VIVIENNE CHATTERTON (Soprano)
JOHN THORNE (Baritone)
CYRIL TOWBIN (Violin)
The WIRELESS MILITARY BAND
Conducted by Lieut. B. WALTON O'DONNELL
IN 1880 the University of Breslau made
Brahms a Doctor of Philosophy, and this was, as it were, his thesis or graduation piece. The title may sound rather solemn, but the Overture is one of the gayest pieces of music Brahms wrote. It was originally scored for Full Orchestra. with plenty of percussion:- Kettle Drums, Big Drums, Cymbals, and Triangle. Today we hear it in an arrangement for Military Band.
The chief themes are all well-known German students' songs. Some of them are familiar also to us in England.
There are four such popular tunes in the Overture. It starts with ah original theme. followed by another Tune (also Brahms' own) and a return of the first melody. This is worked up a little, and then a few bars of soft music introduce the First Main Tune, rather like a hymn tune, played by Trumpets. This is known as The Stately House.
The next Tune is a livelier one - The Father of his Country.
The Third Tune is the Fresh-man's Song (dating from the early eighteenth century) which is humorously blurted out. The brass-and-reed chorus takes it up, the instruments joining in in turn, as a scattered company of students coming home from a jollification might do.
The last Tune to be used is
Gaudeamus igitur; known to University students the world over. It bowls along, trolled out by the full Band. bringing the Overture to a high-spirited close.
Two Numbers from 'The Rose
Entrance of the Rose Bearer and Duet; Oehs' Waltz
THE LOSE CAVALIER (described as ' A Comedy for Music') is, as most people consider, the most likeable of all Strauss's works. It is full of gorgeous waltzes (one of which we are now to hear), and other attractive melodies.
The title refers to the old custom of a suitor's employing an envoy to carry a silver rose to his betrothed as an emblem of his love.
THE Opera, Prince Igor, glitters with oriental colour and military splendour. It is a story drawn from Russian history, of the struggles of a Russian Prince with a wandering tribe of eastern raiders, and of the loves of the Prince and his son.
The Dances now to be heard occur in the Second Act, when Igor, a prisoner in the camp cf a nomad tribe, the 'Polovtsy,' is, as a tribute to his courage, invited to be present at a Festival.
Incidental Music from ' Sigurd Jorsalfar ' Grieg
EIGHT days were allowed to Grieg to write the incidental music to the play, Sigurd Jorsalfar, or Sigurd the Crusader. The music was an immense success, in spite of the fact that it was so execrably performed that Grieg suffered tortures, and when one of the chief actors began to sing, cowered down in his seat until Bjornson, author of the play, poked him in the ribs and said 'Sit up properly ! '
However, the audience applauded heartily, and so all was well.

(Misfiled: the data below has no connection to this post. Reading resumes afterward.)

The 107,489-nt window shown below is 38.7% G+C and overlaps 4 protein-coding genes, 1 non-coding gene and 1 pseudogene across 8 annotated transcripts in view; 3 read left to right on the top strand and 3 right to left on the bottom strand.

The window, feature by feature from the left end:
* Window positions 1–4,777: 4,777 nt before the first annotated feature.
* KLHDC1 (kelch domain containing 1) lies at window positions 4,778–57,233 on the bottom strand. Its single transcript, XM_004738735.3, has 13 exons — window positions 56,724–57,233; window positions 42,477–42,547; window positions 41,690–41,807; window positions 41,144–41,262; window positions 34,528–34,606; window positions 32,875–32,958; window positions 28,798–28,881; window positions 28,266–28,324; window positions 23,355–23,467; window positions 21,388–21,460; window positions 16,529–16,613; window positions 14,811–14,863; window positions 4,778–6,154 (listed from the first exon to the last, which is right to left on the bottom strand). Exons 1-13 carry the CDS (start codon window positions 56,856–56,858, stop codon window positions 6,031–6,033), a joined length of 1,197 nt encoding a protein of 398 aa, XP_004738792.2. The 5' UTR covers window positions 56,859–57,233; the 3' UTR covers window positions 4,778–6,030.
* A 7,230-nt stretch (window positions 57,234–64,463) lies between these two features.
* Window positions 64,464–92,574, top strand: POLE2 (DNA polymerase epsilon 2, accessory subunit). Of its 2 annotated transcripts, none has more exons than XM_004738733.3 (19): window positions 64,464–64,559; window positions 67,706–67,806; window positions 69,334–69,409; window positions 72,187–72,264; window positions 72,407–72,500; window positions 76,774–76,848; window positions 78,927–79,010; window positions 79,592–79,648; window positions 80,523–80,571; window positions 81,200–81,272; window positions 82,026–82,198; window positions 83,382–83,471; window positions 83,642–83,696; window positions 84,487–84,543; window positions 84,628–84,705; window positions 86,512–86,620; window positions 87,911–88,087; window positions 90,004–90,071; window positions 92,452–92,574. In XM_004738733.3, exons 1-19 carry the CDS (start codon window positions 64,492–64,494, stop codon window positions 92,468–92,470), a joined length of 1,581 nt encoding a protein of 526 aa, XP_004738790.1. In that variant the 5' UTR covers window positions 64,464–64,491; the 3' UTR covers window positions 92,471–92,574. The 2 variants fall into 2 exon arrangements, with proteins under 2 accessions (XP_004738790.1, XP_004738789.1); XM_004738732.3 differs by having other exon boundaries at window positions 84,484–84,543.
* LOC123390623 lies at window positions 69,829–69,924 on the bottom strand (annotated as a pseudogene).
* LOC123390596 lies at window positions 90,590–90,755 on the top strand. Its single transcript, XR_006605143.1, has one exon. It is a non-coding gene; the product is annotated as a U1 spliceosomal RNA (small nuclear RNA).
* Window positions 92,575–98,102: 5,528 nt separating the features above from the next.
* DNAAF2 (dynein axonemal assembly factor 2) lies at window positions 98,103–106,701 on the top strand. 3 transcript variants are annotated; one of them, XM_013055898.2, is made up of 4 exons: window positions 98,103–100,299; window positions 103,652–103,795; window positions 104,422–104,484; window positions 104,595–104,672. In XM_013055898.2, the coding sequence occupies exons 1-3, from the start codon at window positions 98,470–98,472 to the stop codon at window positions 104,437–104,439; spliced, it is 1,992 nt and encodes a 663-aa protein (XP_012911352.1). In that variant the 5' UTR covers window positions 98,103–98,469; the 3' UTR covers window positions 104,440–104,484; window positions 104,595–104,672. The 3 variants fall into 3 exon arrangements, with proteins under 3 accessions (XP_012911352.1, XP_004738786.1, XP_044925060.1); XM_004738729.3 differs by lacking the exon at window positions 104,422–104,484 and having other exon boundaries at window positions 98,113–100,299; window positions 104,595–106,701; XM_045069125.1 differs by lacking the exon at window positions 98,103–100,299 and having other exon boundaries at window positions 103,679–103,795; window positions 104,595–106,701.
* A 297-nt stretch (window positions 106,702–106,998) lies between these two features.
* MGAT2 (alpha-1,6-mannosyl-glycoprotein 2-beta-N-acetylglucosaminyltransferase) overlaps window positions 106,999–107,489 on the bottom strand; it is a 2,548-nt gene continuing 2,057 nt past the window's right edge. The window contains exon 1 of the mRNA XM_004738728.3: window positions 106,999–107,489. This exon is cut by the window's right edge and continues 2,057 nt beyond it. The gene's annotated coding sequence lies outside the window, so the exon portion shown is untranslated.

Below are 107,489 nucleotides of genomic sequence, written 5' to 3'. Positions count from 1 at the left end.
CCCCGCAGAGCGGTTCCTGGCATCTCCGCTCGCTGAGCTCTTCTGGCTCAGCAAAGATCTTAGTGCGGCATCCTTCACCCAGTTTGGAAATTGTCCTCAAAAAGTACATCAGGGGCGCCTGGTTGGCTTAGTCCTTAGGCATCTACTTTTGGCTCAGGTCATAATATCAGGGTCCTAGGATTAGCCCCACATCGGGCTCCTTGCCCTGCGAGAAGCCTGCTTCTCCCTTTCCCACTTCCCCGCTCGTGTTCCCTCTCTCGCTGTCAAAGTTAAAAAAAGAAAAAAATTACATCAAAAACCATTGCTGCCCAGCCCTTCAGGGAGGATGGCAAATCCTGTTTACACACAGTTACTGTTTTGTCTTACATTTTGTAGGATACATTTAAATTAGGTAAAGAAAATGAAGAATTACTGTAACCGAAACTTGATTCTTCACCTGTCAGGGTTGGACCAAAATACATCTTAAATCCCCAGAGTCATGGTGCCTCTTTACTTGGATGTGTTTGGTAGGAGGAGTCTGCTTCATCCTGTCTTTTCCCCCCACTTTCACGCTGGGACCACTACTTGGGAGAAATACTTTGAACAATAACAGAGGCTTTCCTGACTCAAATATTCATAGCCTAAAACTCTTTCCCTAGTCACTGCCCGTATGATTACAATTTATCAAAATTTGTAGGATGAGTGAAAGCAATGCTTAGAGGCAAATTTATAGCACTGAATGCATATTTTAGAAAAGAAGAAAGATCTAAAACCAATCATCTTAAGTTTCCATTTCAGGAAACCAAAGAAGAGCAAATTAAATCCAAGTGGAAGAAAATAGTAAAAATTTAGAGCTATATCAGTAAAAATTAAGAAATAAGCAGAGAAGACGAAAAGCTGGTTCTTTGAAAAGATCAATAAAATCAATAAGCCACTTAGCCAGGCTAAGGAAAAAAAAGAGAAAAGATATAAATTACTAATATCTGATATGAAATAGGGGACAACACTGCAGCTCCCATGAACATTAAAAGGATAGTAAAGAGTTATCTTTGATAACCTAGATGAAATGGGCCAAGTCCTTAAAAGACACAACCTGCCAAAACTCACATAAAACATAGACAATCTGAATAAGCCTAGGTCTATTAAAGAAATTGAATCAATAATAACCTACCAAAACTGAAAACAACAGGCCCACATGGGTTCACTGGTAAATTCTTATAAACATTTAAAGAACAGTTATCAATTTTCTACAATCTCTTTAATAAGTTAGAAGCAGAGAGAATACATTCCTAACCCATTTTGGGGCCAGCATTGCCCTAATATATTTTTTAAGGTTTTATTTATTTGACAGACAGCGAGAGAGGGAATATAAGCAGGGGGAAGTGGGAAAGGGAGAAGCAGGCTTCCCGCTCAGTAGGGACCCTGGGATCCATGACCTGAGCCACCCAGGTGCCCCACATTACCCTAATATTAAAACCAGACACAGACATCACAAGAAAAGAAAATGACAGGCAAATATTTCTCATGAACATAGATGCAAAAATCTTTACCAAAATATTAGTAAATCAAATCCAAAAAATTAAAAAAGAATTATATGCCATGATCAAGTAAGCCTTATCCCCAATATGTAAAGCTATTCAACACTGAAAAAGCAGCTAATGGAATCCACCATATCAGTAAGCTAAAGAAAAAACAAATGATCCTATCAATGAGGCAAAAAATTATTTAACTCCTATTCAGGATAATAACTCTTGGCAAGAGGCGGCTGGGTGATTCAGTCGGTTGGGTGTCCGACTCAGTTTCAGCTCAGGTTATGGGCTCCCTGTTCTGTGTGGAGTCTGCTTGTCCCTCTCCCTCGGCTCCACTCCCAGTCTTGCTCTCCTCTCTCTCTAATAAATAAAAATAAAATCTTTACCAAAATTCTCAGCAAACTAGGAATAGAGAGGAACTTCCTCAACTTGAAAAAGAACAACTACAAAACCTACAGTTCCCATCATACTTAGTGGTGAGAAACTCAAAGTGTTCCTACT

There are three pieces in the Suite made from this incidental music.
I Introduction. We are in the Court of King Sigurd and King Eystein, sons of Harald, both of whom reigned in Norway at the same time, and were rivals. Here we have the atmosphere of royalty and festivity.
II Intermezzo, Borghild's Dream. Borghild and Eystein were lovers. In order to show she is innocent of a wicked accusation, she has been compelled to undergo the ordeal by fire-to walk over red-hot iron. She does so without taking any hurt. Later, she fears her lover is not true to her, and upon Sigurd's pleading, marries him, so ruining both her happiness and that of Eystein, who had remained faithful. In this scene she sleeps uneasily, and is tortured by doubt. Awaking, she cries ' Still am I walking over red-hot iron,' and the music depicts her agitation.
Ill Triumphal March. Sigurd, repentant, dedicates himself to the welfare of Norway. In this scene the two kings are approaching, hand in hand. the place of law-giving, amid the loyal shouts of their people.
(Picture on page 153)
THIS is a humorous musical illustration
(originally Orchestral) of a ballad by Goethe, about a magician's 'prentice-boy, who, while his master is away, copies his signs and spells, and raises spooks, but can't lay them. He makes them work for him-fetch buckets of water and swish them around, and sweep away vigorously.
Then ho forgets the spell ; the spirits cannot be stopped, and the house is getting flooded. In the nick of time the sorcerer himself returns and with a solemn incantation removes the spell.
4.57 VlVIENNE CHATTERTON
Four Old World Dance Songs Montague Phillips
Excerpts from the Fifth Symphony
Second Movement ; Third Movement- Valse
THE Fifth Symphony is so often performed that its outlines are becoming very familiar. It will suffice to remind listeners that a ' motto ' theme, of sombre character in most of its appearances, is heard in each of the Movements.
We are to hear the Second and Third Movements in an arrangement for Military Band. The SECOND MOVEMENT is mostly quiet and plaintive. It has three clearly-defined themes. The 'motto ' intrudes once, giving way to a review of these main tunes, and the Movement ends peacefully.
The THIRD MOVEMENT is one of Tchaikovsky's many charming Valses. The motto ' casts : a momentary gloom on the gaiety, nearthoend.....